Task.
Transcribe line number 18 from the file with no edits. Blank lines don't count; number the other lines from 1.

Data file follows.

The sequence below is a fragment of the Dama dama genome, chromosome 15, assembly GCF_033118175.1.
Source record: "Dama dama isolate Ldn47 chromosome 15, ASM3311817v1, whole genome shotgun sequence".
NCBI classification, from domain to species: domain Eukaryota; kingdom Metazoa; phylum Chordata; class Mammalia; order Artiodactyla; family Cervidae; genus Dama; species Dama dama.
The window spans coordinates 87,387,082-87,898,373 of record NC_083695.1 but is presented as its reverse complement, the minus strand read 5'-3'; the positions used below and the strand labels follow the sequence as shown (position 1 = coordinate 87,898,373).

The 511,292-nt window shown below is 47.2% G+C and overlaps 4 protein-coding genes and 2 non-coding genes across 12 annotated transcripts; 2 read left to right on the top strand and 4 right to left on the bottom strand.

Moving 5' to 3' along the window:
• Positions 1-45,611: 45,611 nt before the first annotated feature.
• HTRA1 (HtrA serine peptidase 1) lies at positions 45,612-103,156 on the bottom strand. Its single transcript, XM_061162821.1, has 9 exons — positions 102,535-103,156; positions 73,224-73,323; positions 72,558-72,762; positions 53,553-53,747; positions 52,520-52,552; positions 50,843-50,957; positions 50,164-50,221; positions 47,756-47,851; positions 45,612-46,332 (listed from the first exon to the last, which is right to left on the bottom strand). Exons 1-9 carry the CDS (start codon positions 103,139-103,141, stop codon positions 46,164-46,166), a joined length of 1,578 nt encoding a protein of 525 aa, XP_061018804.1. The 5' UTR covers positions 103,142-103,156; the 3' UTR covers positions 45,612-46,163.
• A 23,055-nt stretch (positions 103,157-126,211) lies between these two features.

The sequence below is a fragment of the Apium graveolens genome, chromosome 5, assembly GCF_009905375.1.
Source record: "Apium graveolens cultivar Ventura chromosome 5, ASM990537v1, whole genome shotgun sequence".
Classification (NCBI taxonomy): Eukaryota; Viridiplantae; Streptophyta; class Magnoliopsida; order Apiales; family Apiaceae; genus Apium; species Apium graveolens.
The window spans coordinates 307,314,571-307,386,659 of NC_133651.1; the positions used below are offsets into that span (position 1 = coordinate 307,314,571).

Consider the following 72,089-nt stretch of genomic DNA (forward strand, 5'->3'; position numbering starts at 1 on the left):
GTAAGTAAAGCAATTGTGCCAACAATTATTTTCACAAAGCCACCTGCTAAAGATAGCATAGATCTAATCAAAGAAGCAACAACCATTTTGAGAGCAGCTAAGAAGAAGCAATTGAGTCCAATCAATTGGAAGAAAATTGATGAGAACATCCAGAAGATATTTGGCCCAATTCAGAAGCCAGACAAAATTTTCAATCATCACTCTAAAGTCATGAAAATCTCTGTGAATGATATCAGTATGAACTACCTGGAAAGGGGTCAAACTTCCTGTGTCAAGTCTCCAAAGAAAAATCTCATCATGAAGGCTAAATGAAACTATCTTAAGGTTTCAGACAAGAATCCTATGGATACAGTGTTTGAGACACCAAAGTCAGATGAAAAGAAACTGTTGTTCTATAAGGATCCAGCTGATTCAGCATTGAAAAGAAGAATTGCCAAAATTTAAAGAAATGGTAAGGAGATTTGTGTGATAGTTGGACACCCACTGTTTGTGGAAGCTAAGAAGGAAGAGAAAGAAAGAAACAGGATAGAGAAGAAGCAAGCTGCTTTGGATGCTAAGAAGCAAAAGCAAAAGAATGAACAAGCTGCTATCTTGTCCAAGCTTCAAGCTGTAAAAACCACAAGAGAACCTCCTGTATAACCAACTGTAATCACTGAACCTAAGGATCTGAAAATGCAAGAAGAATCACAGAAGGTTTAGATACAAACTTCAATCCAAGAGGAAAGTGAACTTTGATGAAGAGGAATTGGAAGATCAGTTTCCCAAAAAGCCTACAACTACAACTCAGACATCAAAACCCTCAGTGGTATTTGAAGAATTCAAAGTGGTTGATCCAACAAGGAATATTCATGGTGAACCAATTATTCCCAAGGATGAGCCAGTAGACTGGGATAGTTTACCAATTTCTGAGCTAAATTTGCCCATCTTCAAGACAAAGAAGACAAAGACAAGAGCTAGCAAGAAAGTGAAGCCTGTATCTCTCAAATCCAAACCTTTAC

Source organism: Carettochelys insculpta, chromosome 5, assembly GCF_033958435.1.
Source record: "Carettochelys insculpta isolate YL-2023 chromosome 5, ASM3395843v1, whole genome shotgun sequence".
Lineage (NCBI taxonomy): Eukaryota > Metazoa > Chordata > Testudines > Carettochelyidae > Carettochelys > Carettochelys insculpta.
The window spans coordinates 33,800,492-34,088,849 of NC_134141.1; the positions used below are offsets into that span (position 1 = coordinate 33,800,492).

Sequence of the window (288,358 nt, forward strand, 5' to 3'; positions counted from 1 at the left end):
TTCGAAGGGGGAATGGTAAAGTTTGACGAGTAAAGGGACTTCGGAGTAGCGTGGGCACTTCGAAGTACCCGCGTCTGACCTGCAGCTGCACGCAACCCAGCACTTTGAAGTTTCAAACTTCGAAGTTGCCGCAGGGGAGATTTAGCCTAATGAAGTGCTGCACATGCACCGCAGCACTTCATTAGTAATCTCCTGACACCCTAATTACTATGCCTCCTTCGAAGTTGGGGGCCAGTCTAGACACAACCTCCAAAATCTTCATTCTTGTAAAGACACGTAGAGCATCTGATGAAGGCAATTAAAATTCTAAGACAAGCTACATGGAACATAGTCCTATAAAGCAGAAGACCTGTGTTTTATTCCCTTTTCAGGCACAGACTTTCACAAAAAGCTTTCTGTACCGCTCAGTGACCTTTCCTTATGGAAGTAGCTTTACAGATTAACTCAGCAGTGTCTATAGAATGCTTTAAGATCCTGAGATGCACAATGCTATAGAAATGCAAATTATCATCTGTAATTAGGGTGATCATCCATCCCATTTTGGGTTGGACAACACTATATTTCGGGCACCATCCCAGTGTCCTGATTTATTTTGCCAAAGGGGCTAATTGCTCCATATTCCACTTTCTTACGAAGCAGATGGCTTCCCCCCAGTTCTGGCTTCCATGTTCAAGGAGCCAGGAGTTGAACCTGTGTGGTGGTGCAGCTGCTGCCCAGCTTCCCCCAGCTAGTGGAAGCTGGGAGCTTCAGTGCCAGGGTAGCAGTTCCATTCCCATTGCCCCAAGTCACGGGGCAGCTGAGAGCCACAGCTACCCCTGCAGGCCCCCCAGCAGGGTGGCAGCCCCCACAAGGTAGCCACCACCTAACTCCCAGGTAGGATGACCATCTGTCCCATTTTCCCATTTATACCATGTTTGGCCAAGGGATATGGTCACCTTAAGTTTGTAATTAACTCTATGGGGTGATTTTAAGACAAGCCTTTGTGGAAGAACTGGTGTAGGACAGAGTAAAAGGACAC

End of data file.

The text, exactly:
Lineage (NCBI taxonomy): Eukaryota > Metazoa > Chordata > Testudines > Carettochelyidae > Carettochelys > Carettochelys insculpta.